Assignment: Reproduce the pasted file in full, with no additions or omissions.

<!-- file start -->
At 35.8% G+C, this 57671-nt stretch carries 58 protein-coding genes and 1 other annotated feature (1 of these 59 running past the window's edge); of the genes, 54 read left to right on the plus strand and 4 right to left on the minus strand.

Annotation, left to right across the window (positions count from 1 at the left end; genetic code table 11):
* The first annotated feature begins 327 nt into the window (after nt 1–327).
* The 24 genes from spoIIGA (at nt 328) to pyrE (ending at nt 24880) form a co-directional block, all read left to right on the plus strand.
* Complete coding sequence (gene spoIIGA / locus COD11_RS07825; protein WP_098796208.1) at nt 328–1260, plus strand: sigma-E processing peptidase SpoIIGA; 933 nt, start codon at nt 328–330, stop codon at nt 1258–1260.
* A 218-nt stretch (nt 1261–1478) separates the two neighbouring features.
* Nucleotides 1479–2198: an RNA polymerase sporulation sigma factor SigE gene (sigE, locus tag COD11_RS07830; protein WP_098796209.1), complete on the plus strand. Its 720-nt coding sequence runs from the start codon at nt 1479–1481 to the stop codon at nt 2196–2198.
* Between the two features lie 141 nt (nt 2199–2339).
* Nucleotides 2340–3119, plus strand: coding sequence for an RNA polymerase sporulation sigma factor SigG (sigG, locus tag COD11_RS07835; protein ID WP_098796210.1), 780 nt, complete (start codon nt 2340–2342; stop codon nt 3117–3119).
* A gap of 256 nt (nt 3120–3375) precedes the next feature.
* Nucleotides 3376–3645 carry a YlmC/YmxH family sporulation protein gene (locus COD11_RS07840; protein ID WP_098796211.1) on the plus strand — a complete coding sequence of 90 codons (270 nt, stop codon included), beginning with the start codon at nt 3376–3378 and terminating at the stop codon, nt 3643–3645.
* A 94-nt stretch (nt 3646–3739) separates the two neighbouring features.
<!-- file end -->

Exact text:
At 35.8% G+C, this 57671-nt stretch carries 58 protein-coding genes and 1 other annotated feature (1 of these 59 running past the window's edge); of the genes, 54 read left to right on the plus strand and 4 right to left on the minus strand.

Annotation, left to right across the window (positions count from 1 at the left end; genetic code table 11):
* The first annotated feature begins 327 nt into the window (after nt 1–327).
* The 24 genes from spoIIGA (at nt 328) to pyrE (ending at nt 24880) form a co-directional block, all read left to right on the plus strand.
* Complete coding sequence (gene spoIIGA / locus COD11_RS07825; protein WP_098796208.1) at nt 328–1260, plus strand: sigma-E processing peptidase SpoIIGA; 933 nt, start codon at nt 328–330, stop codon at nt 1258–1260.
* A 218-nt stretch (nt 1261–1478) separates the two neighbouring features.
* Nucleotides 1479–2198: an RNA polymerase sporulation sigma factor SigE gene (sigE, locus tag COD11_RS07830; protein WP_098796209.1), complete on the plus strand. Its 720-nt coding sequence runs from the start codon at nt 1479–1481 to the stop codon at nt 2196–2198.
* Between the two features lie 141 nt (nt 2199–2339).
* Nucleotides 2340–3119, plus strand: coding sequence for an RNA polymerase sporulation sigma factor SigG (sigG, locus tag COD11_RS07835; protein ID WP_098796210.1), 780 nt, complete (start codon nt 2340–2342; stop codon nt 3117–3119).
* A gap of 256 nt (nt 3120–3375) precedes the next feature.
* Nucleotides 3376–3645 carry a YlmC/YmxH family sporulation protein gene (locus COD11_RS07840; protein ID WP_098796211.1) on the plus strand — a complete coding sequence of 90 codons (270 nt, stop codon included), beginning with the start codon at nt 3376–3378 and terminating at the stop codon, nt 3643–3645.
* A 94-nt stretch (nt 3646–3739) separates the two neighbouring features.